“The attacks on Palestinian “normalizers” escalated on Sunday after Palestinians learned that Israeli journalists had been invited to Ramallah for meetings with PA officials.
Many Palestinians posted on social media a video of some of the journalists near Nelson Mandela Square in Ramallah. The Palestinians claimed the Israeli journalists were “Jewish settlers who had invaded Ramallah.”
As photos of the meetings between the journalists and the PA officials surfaced, dozens of Palestinians launched an online campaign denouncing normalization with Israel as “criminal and treachery.” […]

On Monday morning, unknown assailants hurled Molotov cocktails at a restaurant where senior PA official Mahmoud al-Habbash met with Israeli journalists on Sunday. Nobody was hurt and no damage was reported. The attack, however, served as yet another warning to Madani and other Palestinians engaged in all forms of dialogue with Israelis.”

As one of the participating Israeli journalists noted, the meeting was also condemned by senior PLO members Saeb Erekat and Hanan Ashrawi.

The fact that BBC audiences have heard nothing of these two stories comes as no surprise. The editorial policy which underlies the BBC’s frequent and ample coverage of ‘the peace process’ allows no room for the reporting of events which challenge its chosen narrative concerning Palestinian aspirations and its misleading portrayal of one unified and representative Palestinian voice that aspires to peace by means of a two-state solution. That means that the BBC is deliberately avoiding its obligation to provide audiences with information which would enhance their ability to understand and engage with the issue.  

More BBC News promotion of its politicised narrative on Jerusalem

A report headlined “Jerusalem: Jordan condemns Israeli Western Wall railway plan” was published on the BBC News website’s ‘Middle East page on February 18th.

The apparent purpose of the report is to inform BBC audiences of the objections of another country to plans to extend a railway in Jerusalem.  

“Jordan has condemned a decision by Israel to advance a plan to build a railway line and station underneath the heart of Jerusalem’s Old City. […]

Jordan called the move a “flagrant violation of international law”.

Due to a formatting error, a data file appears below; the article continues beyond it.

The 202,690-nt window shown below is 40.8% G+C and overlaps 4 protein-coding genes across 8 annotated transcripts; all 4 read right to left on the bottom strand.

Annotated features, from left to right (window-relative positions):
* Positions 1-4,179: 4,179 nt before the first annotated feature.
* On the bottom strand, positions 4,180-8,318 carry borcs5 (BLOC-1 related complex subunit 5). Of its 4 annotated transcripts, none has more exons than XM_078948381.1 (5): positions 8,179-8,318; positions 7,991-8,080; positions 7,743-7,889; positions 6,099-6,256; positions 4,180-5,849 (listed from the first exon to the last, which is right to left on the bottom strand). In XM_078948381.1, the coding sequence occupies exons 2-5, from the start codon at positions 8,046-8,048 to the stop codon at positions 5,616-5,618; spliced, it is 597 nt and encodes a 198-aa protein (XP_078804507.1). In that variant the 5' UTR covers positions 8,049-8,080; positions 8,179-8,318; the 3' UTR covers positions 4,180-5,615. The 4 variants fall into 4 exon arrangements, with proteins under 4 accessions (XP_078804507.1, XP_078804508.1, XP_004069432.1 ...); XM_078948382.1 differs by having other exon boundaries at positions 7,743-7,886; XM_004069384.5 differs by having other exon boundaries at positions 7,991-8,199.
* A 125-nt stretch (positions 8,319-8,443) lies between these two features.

Foreign ministry spokesman Daifallah al-Fayez urged the international community to “assume its responsibilities to resist the illegitimate and illegal Israeli steps”.”

Readers were not informed by the BBC which particular “international law” relates to the construction of railways.

They did however see one-sided portrayal of parts of the city of Jerusalem, including a frequently used map sourced from the political NGO B’tselem.

“A 3km (2-mile) tunnel will lead to the Western Wall – one of Judaism’s holiest sites – in the city’s occupied east.”

“The status of Jerusalem goes to the heart of the Israeli-Palestinian conflict.

Israel regards Jerusalem as its “eternal and undivided” capital, while the Palestinians claim East Jerusalem – occupied by Israel in the 1967 Middle East war – as the capital of a future state.” [emphasis added]

Predictably however, readers were not told that what the BBC chooses to call “East Jerusalem” was invaded and occupied by Jordan nineteen years earlier or that in June 1967 it was Jordan which opened the hostilities on that front. Neither were they provided with any significant background information concerning the Waqf and its status before being informed that:

“Jordan has special responsibility for overseeing the Muslim holy sites in Jerusalem – including the compound behind the Western Wall, known to Muslims as al-Haram al-Sharif (the Noble Sanctuary) and to Jews as the Temple Mount – via an Islamic trust called the Waqf.”

The BBC is obliged under the terms of its Charter to “provide impartial news and information to help people understand and engage with the world around them”. Its adoption and exclusive promotion of one-sided politicised narratives which deliberately omit relevant information cannot possibly be claimed to serve audiences in accordance with those obligations.

Related Articles:

BBC News report on Jerusalem planning fails to meet impartiality guidelines

A politicised BBC report on a new train line

Continuing documentation of the BBC’s B’Tselem map binge